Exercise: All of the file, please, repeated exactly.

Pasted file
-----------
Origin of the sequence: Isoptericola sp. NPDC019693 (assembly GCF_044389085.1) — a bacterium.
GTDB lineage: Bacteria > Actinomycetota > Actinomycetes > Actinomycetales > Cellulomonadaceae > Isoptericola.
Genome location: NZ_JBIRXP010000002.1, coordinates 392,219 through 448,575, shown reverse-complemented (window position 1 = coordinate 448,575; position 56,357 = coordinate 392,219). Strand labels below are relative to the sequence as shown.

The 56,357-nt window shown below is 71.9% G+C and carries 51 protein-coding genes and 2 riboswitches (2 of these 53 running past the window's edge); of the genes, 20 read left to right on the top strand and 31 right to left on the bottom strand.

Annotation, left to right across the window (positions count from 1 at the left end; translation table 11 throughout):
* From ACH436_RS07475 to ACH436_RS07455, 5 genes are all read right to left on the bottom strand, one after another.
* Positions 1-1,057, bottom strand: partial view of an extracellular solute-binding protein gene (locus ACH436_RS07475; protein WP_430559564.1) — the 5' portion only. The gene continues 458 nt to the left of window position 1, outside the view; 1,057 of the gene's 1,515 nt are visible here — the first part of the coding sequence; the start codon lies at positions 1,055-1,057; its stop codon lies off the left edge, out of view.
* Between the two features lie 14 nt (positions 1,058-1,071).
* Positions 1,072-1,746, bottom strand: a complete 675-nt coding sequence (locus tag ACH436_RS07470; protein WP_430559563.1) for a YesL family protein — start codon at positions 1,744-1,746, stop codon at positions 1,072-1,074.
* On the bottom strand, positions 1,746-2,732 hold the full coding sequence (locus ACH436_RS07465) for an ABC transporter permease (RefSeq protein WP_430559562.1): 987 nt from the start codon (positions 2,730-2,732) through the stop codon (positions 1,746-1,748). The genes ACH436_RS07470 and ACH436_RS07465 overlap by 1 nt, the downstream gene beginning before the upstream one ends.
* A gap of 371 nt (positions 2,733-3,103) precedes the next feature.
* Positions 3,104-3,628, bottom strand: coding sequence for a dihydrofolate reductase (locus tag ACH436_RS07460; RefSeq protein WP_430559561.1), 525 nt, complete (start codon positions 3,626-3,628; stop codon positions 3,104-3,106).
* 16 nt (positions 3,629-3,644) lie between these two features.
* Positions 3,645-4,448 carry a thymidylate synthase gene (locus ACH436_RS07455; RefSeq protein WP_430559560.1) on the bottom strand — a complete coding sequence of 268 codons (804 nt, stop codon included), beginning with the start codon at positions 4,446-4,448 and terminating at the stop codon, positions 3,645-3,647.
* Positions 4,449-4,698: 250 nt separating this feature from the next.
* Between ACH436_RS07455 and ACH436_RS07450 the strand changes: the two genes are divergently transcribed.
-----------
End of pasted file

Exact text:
Origin of the sequence: Isoptericola sp. NPDC019693 (assembly GCF_044389085.1) — a bacterium.
GTDB lineage: Bacteria > Actinomycetota > Actinomycetes > Actinomycetales > Cellulomonadaceae > Isoptericola.
Genome location: NZ_JBIRXP010000002.1, coordinates 392,219 through 448,575, shown reverse-complemented (window position 1 = coordinate 448,575; position 56,357 = coordinate 392,219). Strand labels below are relative to the sequence as shown.

The 56,357-nt window shown below is 71.9% G+C and carries 51 protein-coding genes and 2 riboswitches (2 of these 53 running past the window's edge); of the genes, 20 read left to right on the top strand and 31 right to left on the bottom strand.

Annotation, left to right across the window (positions count from 1 at the left end; translation table 11 throughout):
* From ACH436_RS07475 to ACH436_RS07455, 5 genes are all read right to left on the bottom strand, one after another.
* Positions 1-1,057, bottom strand: partial view of an extracellular solute-binding protein gene (locus ACH436_RS07475; protein WP_430559564.1) — the 5' portion only. The gene continues 458 nt to the left of window position 1, outside the view; 1,057 of the gene's 1,515 nt are visible here — the first part of the coding sequence; the start codon lies at positions 1,055-1,057; its stop codon lies off the left edge, out of view.
* Between the two features lie 14 nt (positions 1,058-1,071).
* Positions 1,072-1,746, bottom strand: a complete 675-nt coding sequence (locus tag ACH436_RS07470; protein WP_430559563.1) for a YesL family protein — start codon at positions 1,744-1,746, stop codon at positions 1,072-1,074.
* On the bottom strand, positions 1,746-2,732 hold the full coding sequence (locus ACH436_RS07465) for an ABC transporter permease (RefSeq protein WP_430559562.1): 987 nt from the start codon (positions 2,730-2,732) through the stop codon (positions 1,746-1,748). The genes ACH436_RS07470 and ACH436_RS07465 overlap by 1 nt, the downstream gene beginning before the upstream one ends.
* A gap of 371 nt (positions 2,733-3,103) precedes the next feature.
* Positions 3,104-3,628, bottom strand: coding sequence for a dihydrofolate reductase (locus tag ACH436_RS07460; RefSeq protein WP_430559561.1), 525 nt, complete (start codon positions 3,626-3,628; stop codon positions 3,104-3,106).
* 16 nt (positions 3,629-3,644) lie between these two features.
* Positions 3,645-4,448 carry a thymidylate synthase gene (locus ACH436_RS07455; RefSeq protein WP_430559560.1) on the bottom strand — a complete coding sequence of 268 codons (804 nt, stop codon included), beginning with the start codon at positions 4,446-4,448 and terminating at the stop codon, positions 3,645-3,647.
* Positions 4,449-4,698: 250 nt separating this feature from the next.
* Between ACH436_RS07455 and ACH436_RS07450 the strand changes: the two genes are divergently transcribed.